Attending the Frankfurter BuchMesse as an exhibitor is a rather surreal experience. My booth was located in Hall 8, a massive building with two levels, each roughly the size of four football fields. Halls 1 through 7 were the same astronomic dimensions. Almost 8,000 exhibitors display their products, sell their services and negotiate deals based on the publication of tomes in foreign lands. I loved my booth. It was located on the corner of an intersection in full sight of all pedestrians and was draped from ceiling to floor with elegant black depictions of my book cover and an enticing excerpt of my story. Many, many people stepped in, full of curiosity about who and what I was representing.

I really had no preconceived idea as to what to expect. I knew that my novel was steamy; in fact I laughingly referred to it as "69 Shades of Grey" on more than one occasion. I thought it was well-written and I hoped readers outside of my nepotistic clan of followers would concur. I was just thrilled to be there and by the end of the first day, when seven publishing companies from around the world had expressed an interest in acquiring the foreign rights to Kavla, I was in writer's heaven. It was astounding, exhilarating and incredibly gratifying. I truly felt as though I had hit the proverbial bull's-eye.

The rest of the week was just as much fun and I thoroughly enjoyed the comments, queries and congratulations of the myriad publishers, agents and other book-brokers who stopped by my booth. I can honestly say that as an author of only one novel who was fortunate enough to have my very own gorgeous booth, I was a freak at the Fair. In fact, a literary agent from the UK tweeted that the two strangest sights at the 2013 FBF were a purple display of children's books and Kavla, by D. Lesley Leslie. I felt a strange sense of pride in having made such an impact in Twitterland.

Over the course of the week I was interviewed by a brand new Swedish magazine, Fyrahundrafemtio, which will be launched in March, did a video spot for the Worshipping Puppet Machine radio station from Frankfurt and was invited to write for the luscious Wall Street International magazine. I asked advice from everyone and diligently made notes at the end of each day. As the fair drew to a close and I took down my beautiful posters, I felt even more driven and focussed on my next steps. It had been suggested to me many times that the most effective way of marketing my novel would be to publish initially on-line and upon my return from Frankfurt, I unpacked my bags and immediately started the process.

Having filled the pages of my life from cover to cover for one incredibly prodigious year; Kavla will make its publishing debut online and everywhere, March 17th.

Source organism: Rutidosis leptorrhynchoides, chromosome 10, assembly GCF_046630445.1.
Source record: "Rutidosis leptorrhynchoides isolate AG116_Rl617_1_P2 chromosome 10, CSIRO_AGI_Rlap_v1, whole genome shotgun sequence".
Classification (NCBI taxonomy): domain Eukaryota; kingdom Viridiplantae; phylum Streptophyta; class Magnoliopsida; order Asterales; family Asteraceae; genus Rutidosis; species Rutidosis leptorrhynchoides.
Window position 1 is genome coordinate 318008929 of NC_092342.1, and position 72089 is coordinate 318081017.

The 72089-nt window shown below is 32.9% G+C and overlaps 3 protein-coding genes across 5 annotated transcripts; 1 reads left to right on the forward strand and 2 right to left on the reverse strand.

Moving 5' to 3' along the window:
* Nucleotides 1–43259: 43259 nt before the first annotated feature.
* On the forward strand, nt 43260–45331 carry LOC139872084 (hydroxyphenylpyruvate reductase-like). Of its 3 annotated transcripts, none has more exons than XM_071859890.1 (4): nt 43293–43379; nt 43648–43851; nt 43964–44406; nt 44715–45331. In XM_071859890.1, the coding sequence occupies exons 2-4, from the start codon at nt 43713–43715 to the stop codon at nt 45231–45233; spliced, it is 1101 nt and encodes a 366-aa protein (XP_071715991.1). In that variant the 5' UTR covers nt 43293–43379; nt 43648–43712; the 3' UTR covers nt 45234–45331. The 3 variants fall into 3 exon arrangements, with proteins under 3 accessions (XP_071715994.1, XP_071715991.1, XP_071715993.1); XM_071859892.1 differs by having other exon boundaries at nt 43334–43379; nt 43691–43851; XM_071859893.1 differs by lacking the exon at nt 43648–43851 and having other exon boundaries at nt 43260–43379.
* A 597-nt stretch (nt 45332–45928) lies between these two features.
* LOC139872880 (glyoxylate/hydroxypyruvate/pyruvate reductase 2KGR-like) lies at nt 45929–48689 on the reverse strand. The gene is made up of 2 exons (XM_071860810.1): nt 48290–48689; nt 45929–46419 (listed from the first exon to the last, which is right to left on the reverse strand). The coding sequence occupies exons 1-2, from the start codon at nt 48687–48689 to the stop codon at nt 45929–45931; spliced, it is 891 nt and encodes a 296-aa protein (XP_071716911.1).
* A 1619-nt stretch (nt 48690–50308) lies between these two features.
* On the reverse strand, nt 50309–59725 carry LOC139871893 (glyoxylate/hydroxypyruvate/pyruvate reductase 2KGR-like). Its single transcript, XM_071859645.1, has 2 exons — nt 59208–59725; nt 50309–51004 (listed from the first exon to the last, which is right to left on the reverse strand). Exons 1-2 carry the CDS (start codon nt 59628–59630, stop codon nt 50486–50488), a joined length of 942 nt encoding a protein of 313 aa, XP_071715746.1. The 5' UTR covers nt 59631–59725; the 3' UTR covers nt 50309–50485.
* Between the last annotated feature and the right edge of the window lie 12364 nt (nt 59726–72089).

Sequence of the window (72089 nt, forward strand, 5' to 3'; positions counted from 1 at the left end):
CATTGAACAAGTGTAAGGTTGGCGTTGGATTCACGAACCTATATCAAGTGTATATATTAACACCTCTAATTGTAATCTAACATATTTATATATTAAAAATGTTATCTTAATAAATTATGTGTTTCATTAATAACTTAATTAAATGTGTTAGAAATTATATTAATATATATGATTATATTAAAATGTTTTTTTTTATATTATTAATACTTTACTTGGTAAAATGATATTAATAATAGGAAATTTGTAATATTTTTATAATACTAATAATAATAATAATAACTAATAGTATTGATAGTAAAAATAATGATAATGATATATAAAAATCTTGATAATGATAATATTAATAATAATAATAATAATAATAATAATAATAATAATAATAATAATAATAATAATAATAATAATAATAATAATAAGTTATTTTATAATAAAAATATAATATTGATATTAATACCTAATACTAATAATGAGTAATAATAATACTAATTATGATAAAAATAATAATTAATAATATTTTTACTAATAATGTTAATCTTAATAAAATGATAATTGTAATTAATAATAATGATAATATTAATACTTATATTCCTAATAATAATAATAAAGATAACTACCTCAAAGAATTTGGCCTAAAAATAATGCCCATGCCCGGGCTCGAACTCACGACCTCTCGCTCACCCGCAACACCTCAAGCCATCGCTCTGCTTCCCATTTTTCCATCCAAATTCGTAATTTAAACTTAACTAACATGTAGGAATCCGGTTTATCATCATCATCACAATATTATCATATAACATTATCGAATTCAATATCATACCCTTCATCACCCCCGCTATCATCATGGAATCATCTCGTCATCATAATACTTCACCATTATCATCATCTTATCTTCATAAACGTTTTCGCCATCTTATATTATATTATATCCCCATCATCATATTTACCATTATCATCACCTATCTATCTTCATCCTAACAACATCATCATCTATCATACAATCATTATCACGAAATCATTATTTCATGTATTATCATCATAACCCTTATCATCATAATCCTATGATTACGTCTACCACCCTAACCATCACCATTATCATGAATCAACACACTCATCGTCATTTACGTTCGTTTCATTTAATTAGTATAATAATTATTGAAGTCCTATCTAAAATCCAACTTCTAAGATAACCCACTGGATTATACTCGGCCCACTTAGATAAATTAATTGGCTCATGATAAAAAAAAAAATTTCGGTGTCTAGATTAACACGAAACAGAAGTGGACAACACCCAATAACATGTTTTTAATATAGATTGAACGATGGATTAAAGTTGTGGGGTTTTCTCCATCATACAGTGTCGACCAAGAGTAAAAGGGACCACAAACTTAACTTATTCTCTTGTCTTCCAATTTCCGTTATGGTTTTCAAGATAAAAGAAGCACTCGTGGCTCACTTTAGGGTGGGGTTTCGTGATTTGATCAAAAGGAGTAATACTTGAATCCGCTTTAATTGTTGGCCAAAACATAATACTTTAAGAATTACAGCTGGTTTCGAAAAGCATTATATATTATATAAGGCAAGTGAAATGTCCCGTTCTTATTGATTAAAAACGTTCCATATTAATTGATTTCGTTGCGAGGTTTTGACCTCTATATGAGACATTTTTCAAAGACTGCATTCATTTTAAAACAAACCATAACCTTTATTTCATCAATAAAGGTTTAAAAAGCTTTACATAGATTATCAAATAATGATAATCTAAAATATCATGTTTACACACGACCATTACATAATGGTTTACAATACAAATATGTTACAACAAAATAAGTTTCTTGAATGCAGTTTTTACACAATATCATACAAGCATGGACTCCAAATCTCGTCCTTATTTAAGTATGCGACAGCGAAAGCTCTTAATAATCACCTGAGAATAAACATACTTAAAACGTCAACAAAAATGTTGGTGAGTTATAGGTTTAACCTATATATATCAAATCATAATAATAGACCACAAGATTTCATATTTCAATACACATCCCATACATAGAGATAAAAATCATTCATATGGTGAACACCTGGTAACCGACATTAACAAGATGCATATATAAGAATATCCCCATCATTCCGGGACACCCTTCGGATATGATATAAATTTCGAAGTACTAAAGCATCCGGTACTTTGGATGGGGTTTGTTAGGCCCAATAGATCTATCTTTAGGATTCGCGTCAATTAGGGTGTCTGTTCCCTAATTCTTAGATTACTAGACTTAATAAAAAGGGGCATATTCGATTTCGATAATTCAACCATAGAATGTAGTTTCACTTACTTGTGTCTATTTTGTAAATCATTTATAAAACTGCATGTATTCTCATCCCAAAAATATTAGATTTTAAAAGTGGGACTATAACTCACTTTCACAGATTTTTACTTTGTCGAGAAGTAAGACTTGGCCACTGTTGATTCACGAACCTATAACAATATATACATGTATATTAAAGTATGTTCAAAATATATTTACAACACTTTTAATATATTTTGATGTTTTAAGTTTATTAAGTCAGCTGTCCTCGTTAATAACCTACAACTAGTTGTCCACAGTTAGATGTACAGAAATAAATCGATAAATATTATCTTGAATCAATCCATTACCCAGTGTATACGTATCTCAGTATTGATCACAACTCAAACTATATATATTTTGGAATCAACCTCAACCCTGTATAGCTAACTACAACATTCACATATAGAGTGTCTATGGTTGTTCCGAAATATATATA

Excerpt from Kavla
Jordan had cleared the table in the same room they had all met in the night before and set it with Asian-inspired black plates and chopsticks. The sushi looked delicious on a red serving platter and a bottle of crisp sauvignon blanc was waiting to be poured. Big cushions were spread invitingly on the floor and all three made themselves comfortable while Lily did the honours with the wine.

‘Mmmm, nice music,’ murmured Sorrel, listening intently to the piano concerto playing softly in the background.

Lily raised her glass.

‘To new and lasting friendships,’ she toasted and the others lifted their glasses in acknowledgement.

Two bottles of wine, much conversation and many laughs later, the threesome shifted their cushions in front of the windows overlooking the ocean. Jordan had dimmed the lights and placed aromatic candles on the table. Lily was leaning back against her husband and Sorrel watched in fascination as his fingers moved concentrically, gently twisting her blond hair into little curls.

Smoothly, Lily reached out and languidly began running her beautifully manicured nails ever so lightly up and down the inside of Sorrel’s arm. Startled, Sorrel’s green eyes locked onto Lily’s lovely face, which tilted toward her with a tiny, questioning smile. It was the most exquisitely erotic feeling imaginable and somehow felt completely natural despite the newness of their relationship.

Sorrel instinctively relaxed her body, lay back on her cushion and closed her eyes. All three rested silently, enjoying their tactile connection until the candles burned low and the piano keys grew still, at which point, Sorrel sleepily bid the other two a good night and made her slightly tipsy way down the hallway to her room. Perfunctorily washing her face and brushing her teeth, she wiggled out of her jeans and t-shirt before climbing in between the crisp sheets.